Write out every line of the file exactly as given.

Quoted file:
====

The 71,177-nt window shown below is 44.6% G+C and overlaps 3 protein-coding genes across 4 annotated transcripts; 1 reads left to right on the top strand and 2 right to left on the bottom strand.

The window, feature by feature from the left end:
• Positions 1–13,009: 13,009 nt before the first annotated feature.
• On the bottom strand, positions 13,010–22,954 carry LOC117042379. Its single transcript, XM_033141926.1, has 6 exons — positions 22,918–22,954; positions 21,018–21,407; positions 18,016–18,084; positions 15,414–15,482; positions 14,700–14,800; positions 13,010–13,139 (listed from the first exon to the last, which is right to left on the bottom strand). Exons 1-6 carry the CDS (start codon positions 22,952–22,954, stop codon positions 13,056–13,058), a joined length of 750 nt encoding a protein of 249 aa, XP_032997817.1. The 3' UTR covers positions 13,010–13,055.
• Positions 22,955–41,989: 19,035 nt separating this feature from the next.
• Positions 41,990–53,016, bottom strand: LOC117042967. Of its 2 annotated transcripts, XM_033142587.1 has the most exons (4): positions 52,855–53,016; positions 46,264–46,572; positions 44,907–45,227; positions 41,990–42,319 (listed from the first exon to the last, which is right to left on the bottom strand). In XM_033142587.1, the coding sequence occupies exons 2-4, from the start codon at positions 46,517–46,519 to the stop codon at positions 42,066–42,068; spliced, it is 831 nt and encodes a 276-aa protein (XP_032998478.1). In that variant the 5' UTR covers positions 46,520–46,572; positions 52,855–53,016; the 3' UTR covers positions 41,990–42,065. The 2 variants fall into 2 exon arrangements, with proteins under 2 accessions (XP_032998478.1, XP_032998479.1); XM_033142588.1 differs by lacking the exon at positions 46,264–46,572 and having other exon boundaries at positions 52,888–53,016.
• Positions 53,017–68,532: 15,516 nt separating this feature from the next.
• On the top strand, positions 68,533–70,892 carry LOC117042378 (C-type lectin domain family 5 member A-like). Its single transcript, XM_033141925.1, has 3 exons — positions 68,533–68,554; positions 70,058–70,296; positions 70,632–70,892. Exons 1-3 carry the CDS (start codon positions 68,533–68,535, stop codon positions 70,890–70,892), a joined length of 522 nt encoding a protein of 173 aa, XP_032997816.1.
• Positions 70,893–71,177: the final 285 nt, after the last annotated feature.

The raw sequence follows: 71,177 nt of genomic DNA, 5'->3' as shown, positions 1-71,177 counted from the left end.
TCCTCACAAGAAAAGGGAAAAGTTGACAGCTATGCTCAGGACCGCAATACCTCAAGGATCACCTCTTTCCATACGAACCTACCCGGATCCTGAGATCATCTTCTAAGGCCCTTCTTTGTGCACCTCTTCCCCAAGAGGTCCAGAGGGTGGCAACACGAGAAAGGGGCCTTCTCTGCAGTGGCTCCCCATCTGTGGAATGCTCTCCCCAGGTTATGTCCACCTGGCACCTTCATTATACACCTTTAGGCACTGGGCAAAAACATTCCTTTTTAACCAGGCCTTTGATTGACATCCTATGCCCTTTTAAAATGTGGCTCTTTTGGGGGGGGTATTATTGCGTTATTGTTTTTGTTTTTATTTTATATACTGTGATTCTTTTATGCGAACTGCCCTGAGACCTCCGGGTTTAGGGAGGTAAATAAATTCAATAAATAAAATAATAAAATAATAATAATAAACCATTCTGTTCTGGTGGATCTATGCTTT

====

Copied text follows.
The 71,177-nt window shown below is 44.6% G+C and overlaps 3 protein-coding genes across 4 annotated transcripts; 1 reads left to right on the top strand and 2 right to left on the bottom strand.

The window, feature by feature from the left end:
• Positions 1–13,009: 13,009 nt before the first annotated feature.
• On the bottom strand, positions 13,010–22,954 carry LOC117042379. Its single transcript, XM_033141926.1, has 6 exons — positions 22,918–22,954; positions 21,018–21,407; positions 18,016–18,084; positions 15,414–15,482; positions 14,700–14,800; positions 13,010–13,139 (listed from the first exon to the last, which is right to left on the bottom strand). Exons 1-6 carry the CDS (start codon positions 22,952–22,954, stop codon positions 13,056–13,058), a joined length of 750 nt encoding a protein of 249 aa, XP_032997817.1. The 3' UTR covers positions 13,010–13,055.
• Positions 22,955–41,989: 19,035 nt separating this feature from the next.
• Positions 41,990–53,016, bottom strand: LOC117042967. Of its 2 annotated transcripts, XM_033142587.1 has the most exons (4): positions 52,855–53,016; positions 46,264–46,572; positions 44,907–45,227; positions 41,990–42,319 (listed from the first exon to the last, which is right to left on the bottom strand). In XM_033142587.1, the coding sequence occupies exons 2-4, from the start codon at positions 46,517–46,519 to the stop codon at positions 42,066–42,068; spliced, it is 831 nt and encodes a 276-aa protein (XP_032998478.1). In that variant the 5' UTR covers positions 46,520–46,572; positions 52,855–53,016; the 3' UTR covers positions 41,990–42,065. The 2 variants fall into 2 exon arrangements, with proteins under 2 accessions (XP_032998478.1, XP_032998479.1); XM_033142588.1 differs by lacking the exon at positions 46,264–46,572 and having other exon boundaries at positions 52,888–53,016.
• Positions 53,017–68,532: 15,516 nt separating this feature from the next.
• On the top strand, positions 68,533–70,892 carry LOC117042378 (C-type lectin domain family 5 member A-like). Its single transcript, XM_033141925.1, has 3 exons — positions 68,533–68,554; positions 70,058–70,296; positions 70,632–70,892. Exons 1-3 carry the CDS (start codon positions 68,533–68,535, stop codon positions 70,890–70,892), a joined length of 522 nt encoding a protein of 173 aa, XP_032997816.1.
• Positions 70,893–71,177: the final 285 nt, after the last annotated feature.

The raw sequence follows: 71,177 nt of genomic DNA, 5'->3' as shown, positions 1-71,177 counted from the left end.
TCCTCACAAGAAAAGGGAAAAGTTGACAGCTATGCTCAGGACCGCAATACCTCAAGGATCACCTCTTTCCATACGAACCTACCCGGATCCTGAGATCATCTTCTAAGGCCCTTCTTTGTGCACCTCTTCCCCAAGAGGTCCAGAGGGTGGCAACACGAGAAAGGGGCCTTCTCTGCAGTGGCTCCCCATCTGTGGAATGCTCTCCCCAGGTTATGTCCACCTGGCACCTTCATTATACACCTTTAGGCACTGGGCAAAAACATTCCTTTTTAACCAGGCCTTTGATTGACATCCTATGCCCTTTTAAAATGTGGCTCTTTTGGGGGGGGTATTATTGCGTTATTGTTTTTGTTTTTATTTTATATACTGTGATTCTTTTATGCGAACTGCCCTGAGACCTCCGGGTTTAGGGAGGTAAATAAATTCAATAAATAAAATAATAAAATAATAATAATAAACCATTCTGTTCTGGTGGATCTATGCTTT